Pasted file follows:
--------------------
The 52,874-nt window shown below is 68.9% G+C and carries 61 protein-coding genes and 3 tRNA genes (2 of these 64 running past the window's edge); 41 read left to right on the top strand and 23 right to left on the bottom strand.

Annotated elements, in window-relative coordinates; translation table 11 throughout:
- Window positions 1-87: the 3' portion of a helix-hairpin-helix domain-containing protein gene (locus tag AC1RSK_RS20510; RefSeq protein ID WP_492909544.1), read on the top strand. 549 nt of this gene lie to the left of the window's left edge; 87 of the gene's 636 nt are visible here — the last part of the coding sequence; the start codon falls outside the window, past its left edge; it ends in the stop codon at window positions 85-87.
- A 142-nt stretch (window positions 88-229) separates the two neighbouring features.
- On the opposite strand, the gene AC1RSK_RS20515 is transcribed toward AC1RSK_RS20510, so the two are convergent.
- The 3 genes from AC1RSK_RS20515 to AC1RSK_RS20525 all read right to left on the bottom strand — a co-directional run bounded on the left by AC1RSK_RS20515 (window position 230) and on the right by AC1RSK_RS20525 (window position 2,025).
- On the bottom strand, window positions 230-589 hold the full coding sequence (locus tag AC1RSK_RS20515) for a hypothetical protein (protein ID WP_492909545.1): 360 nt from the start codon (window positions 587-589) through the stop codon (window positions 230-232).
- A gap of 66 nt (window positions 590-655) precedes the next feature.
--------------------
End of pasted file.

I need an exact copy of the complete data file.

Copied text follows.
The 52,874-nt window shown below is 68.9% G+C and carries 61 protein-coding genes and 3 tRNA genes (2 of these 64 running past the window's edge); 41 read left to right on the top strand and 23 right to left on the bottom strand.

Annotated elements, in window-relative coordinates; translation table 11 throughout:
- Window positions 1-87: the 3' portion of a helix-hairpin-helix domain-containing protein gene (locus tag AC1RSK_RS20510; RefSeq protein ID WP_492909544.1), read on the top strand. 549 nt of this gene lie to the left of the window's left edge; 87 of the gene's 636 nt are visible here — the last part of the coding sequence; the start codon falls outside the window, past its left edge; it ends in the stop codon at window positions 85-87.
- A 142-nt stretch (window positions 88-229) separates the two neighbouring features.
- On the opposite strand, the gene AC1RSK_RS20515 is transcribed toward AC1RSK_RS20510, so the two are convergent.
- The 3 genes from AC1RSK_RS20515 to AC1RSK_RS20525 all read right to left on the bottom strand — a co-directional run bounded on the left by AC1RSK_RS20515 (window position 230) and on the right by AC1RSK_RS20525 (window position 2,025).
- On the bottom strand, window positions 230-589 hold the full coding sequence (locus tag AC1RSK_RS20515) for a hypothetical protein (protein ID WP_492909545.1): 360 nt from the start codon (window positions 587-589) through the stop codon (window positions 230-232).
- A gap of 66 nt (window positions 590-655) precedes the next feature.